Ambleside is a small town in the center of the Lake District. It is located at the north shore of the Lake Windermere and an excellent location for day tours. I show two pictures here which were taken in Ambleside. One shows the unusual bridge house, which was painted by Kurt Schwitters. The Dadaist lived for his last two years in Ambleside, where few of his works are shown in the Armitt museum.
On the first excursion I made a brief stop at the Skelwith force, just three miles west of Ambleside. The road leads along Elterwater to the wide Langdale, where I took a picture of a lovely meadow. The road winds up towards the Side Pike with an elevation of just 360 m, but the mountains here look much more rugged than what I am used to see in the much higher Black Forest where I live. A circular hike towards the Side Pike reveals magnificent views across Little Langdale with the nearby Blea Tarn. Slightly behind the Little Langdale Tarn the old Slaters’ bridge crosses the Brathay, which continues to the Skelwith force I visited before.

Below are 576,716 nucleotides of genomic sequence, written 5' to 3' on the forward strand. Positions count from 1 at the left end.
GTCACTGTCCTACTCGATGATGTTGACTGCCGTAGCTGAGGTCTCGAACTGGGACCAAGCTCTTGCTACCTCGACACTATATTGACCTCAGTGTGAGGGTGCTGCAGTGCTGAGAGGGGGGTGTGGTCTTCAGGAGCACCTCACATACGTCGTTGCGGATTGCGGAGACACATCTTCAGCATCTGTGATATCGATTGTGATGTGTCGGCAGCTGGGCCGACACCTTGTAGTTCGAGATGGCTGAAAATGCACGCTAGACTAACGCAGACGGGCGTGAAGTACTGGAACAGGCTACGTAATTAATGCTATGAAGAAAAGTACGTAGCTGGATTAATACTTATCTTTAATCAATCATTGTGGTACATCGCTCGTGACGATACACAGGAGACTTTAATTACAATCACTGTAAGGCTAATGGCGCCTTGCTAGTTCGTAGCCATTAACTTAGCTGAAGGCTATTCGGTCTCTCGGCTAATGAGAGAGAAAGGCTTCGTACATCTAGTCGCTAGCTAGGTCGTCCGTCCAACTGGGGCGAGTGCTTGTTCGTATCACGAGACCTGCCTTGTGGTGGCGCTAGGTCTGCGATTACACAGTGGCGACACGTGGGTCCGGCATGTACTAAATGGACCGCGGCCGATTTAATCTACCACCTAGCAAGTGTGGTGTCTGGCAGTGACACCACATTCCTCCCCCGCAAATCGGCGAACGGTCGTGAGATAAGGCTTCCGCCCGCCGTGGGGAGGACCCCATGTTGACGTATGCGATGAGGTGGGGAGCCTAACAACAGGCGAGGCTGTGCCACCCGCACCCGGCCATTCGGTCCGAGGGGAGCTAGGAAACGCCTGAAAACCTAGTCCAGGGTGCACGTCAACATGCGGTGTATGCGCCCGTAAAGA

The Hodge Close quarry was the final distination of this day. Getting there by car takes a little detour, but a circular 5 km walking tour passing Slaters’ bridge is also possible. The quarry is very deep with steep slopes, a paradise for climbers.
In the evening I took another picture in Ambleside. Flocks of birds were resting on the roofs, but suddenly they left and settled again shortly after. It was a little spooky, and I waited for quite a while to take a picture illustrating this. While waiting, I thought of Kari Bremnes’ song “Birds” – I love her voice and the message in this song.